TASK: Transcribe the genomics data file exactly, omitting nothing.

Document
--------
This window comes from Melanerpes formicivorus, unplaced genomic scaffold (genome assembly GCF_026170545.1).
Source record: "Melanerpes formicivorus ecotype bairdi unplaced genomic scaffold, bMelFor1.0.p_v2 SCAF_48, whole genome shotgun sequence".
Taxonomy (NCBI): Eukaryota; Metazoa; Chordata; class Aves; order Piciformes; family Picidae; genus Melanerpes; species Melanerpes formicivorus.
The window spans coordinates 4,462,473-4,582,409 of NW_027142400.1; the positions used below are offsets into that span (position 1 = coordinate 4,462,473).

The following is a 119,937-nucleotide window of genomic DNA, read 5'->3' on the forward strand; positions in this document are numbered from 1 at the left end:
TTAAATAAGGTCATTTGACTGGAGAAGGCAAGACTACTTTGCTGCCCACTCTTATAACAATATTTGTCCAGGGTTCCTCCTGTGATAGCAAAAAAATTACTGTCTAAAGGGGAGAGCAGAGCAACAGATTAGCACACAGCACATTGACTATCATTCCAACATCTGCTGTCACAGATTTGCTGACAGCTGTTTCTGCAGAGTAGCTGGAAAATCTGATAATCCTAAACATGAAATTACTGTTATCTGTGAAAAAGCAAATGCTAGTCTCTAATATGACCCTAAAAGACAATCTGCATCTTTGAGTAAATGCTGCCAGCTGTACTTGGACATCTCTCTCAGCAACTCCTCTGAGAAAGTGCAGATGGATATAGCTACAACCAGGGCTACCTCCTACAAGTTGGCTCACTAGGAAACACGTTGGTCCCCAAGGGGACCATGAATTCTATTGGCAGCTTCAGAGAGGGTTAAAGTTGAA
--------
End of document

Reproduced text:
This window comes from Melanerpes formicivorus, unplaced genomic scaffold (genome assembly GCF_026170545.1).
Source record: "Melanerpes formicivorus ecotype bairdi unplaced genomic scaffold, bMelFor1.0.p_v2 SCAF_48, whole genome shotgun sequence".
Taxonomy (NCBI): Eukaryota; Metazoa; Chordata; class Aves; order Piciformes; family Picidae; genus Melanerpes; species Melanerpes formicivorus.
The window spans coordinates 4,462,473-4,582,409 of NW_027142400.1; the positions used below are offsets into that span (position 1 = coordinate 4,462,473).

The following is a 119,937-nucleotide window of genomic DNA, read 5'->3' on the forward strand; positions in this document are numbered from 1 at the left end:
TTAAATAAGGTCATTTGACTGGAGAAGGCAAGACTACTTTGCTGCCCACTCTTATAACAATATTTGTCCAGGGTTCCTCCTGTGATAGCAAAAAAATTACTGTCTAAAGGGGAGAGCAGAGCAACAGATTAGCACACAGCACATTGACTATCATTCCAACATCTGCTGTCACAGATTTGCTGACAGCTGTTTCTGCAGAGTAGCTGGAAAATCTGATAATCCTAAACATGAAATTACTGTTATCTGTGAAAAAGCAAATGCTAGTCTCTAATATGACCCTAAAAGACAATCTGCATCTTTGAGTAAATGCTGCCAGCTGTACTTGGACATCTCTCTCAGCAACTCCTCTGAGAAAGTGCAGATGGATATAGCTACAACCAGGGCTACCTCCTACAAGTTGGCTCACTAGGAAACACGTTGGTCCCCAAGGGGACCATGAATTCTATTGGCAGCTTCAGAGAGGGTTAAAGTTGAA